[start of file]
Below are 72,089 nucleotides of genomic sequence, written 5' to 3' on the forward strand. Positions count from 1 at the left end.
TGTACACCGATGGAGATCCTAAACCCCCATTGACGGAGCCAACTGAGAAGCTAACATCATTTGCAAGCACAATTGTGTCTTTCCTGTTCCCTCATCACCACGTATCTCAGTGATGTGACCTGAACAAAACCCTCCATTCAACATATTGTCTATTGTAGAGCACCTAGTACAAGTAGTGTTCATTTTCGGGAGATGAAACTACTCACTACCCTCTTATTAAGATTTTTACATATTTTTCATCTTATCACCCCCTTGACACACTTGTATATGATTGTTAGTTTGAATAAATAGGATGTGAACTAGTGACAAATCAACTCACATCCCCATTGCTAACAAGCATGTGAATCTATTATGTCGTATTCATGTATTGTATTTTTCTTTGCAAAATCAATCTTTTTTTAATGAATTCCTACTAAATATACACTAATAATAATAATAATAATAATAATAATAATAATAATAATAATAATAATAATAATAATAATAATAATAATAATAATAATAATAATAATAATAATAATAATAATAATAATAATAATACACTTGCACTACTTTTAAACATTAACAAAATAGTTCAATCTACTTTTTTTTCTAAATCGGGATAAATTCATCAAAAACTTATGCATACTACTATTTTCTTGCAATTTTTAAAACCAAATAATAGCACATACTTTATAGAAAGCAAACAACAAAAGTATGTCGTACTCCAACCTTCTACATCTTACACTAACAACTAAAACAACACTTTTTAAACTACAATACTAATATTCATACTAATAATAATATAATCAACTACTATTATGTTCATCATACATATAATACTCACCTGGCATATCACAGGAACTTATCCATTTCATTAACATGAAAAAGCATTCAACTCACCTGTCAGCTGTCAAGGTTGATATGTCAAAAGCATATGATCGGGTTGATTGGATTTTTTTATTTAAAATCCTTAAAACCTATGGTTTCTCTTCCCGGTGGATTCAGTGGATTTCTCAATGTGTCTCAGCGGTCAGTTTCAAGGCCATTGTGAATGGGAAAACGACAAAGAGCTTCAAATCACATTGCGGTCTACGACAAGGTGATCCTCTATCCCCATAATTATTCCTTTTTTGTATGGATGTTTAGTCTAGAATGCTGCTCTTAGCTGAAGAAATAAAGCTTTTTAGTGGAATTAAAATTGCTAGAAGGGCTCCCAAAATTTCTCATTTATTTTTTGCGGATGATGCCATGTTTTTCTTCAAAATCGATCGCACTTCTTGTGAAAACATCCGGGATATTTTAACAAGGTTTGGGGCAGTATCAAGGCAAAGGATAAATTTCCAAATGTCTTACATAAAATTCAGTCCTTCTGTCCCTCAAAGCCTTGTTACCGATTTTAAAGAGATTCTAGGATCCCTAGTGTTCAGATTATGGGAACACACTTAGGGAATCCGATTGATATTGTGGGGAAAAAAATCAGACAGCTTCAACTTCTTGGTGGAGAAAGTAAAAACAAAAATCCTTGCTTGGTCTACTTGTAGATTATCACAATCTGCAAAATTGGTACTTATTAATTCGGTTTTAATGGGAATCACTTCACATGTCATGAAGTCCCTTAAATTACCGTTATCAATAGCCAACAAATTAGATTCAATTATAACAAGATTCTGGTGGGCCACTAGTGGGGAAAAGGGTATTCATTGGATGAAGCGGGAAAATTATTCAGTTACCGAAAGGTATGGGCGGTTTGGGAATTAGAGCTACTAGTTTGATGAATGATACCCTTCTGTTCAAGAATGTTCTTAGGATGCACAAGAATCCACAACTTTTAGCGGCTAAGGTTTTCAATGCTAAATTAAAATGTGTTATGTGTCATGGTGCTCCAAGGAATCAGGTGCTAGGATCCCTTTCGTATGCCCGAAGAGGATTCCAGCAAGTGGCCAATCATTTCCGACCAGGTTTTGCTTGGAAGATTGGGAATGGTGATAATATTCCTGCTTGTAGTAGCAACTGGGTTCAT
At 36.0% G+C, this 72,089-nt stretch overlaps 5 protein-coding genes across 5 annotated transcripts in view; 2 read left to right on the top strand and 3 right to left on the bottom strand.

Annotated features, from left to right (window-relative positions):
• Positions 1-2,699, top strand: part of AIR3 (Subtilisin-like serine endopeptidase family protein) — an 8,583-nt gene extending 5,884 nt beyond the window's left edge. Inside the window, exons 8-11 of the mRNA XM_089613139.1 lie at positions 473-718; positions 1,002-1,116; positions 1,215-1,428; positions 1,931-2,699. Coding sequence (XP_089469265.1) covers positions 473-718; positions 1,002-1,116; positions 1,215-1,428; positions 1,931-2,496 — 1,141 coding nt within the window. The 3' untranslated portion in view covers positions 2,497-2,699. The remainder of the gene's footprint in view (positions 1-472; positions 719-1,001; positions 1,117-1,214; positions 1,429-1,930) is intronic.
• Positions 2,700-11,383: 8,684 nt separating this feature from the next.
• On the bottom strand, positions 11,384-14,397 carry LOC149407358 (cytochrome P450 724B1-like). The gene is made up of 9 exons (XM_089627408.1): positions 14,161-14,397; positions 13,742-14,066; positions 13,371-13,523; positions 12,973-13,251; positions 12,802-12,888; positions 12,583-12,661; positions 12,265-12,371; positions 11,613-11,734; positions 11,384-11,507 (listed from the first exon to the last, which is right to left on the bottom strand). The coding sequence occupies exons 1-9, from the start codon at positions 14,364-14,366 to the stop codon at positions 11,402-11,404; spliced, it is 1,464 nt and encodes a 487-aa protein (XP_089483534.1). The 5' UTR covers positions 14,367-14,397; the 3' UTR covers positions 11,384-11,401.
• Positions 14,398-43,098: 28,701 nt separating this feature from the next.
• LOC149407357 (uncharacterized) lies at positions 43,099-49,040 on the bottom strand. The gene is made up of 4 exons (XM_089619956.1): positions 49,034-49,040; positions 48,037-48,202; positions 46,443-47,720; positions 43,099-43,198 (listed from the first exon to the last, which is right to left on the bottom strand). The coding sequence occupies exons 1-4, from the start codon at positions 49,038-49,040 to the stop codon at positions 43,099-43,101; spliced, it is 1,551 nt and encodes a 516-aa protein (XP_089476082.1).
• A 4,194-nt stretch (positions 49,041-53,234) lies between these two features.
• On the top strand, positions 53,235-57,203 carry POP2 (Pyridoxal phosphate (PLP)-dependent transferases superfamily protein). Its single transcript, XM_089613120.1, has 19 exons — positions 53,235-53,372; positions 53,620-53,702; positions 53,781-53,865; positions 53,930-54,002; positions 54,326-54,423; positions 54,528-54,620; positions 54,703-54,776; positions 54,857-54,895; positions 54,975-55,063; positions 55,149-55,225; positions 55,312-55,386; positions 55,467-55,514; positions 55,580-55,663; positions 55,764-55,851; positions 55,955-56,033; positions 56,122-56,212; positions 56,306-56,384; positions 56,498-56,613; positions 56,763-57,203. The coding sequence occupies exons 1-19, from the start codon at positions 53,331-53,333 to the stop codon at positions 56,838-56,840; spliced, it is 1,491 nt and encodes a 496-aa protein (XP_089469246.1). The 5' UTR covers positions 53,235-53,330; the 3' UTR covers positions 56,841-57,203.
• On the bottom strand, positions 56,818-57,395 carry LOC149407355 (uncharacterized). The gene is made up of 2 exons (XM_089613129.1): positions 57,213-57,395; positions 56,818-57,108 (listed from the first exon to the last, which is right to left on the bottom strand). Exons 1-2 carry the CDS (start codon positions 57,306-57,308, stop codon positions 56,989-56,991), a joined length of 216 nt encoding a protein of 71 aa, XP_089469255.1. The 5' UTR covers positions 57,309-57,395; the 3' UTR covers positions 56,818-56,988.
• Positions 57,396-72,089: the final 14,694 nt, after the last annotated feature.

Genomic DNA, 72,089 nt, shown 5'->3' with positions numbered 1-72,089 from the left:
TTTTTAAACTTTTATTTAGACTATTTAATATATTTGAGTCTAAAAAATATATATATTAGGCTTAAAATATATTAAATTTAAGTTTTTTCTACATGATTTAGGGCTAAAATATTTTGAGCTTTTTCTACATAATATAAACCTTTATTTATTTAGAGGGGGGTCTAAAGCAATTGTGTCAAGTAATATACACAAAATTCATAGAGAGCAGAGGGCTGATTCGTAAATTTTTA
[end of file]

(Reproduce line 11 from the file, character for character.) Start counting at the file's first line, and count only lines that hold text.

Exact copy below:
• On the top strand, positions 53,235-57,203 carry POP2 (Pyridoxal phosphate (PLP)-dependent transferases superfamily protein). Its single transcript, XM_089613120.1, has 19 exons — positions 53,235-53,372; positions 53,620-53,702; positions 53,781-53,865; positions 53,930-54,002; positions 54,326-54,423; positions 54,528-54,620; positions 54,703-54,776; positions 54,857-54,895; positions 54,975-55,063; positions 55,149-55,225; positions 55,312-55,386; positions 55,467-55,514; positions 55,580-55,663; positions 55,764-55,851; positions 55,955-56,033; positions 56,122-56,212; positions 56,306-56,384; positions 56,498-56,613; positions 56,763-57,203. The coding sequence occupies exons 1-19, from the start codon at positions 53,331-53,333 to the stop codon at positions 56,838-56,840; spliced, it is 1,491 nt and encodes a 496-aa protein (XP_089469246.1). The 5' UTR covers positions 53,235-53,330; the 3' UTR covers positions 56,841-57,203.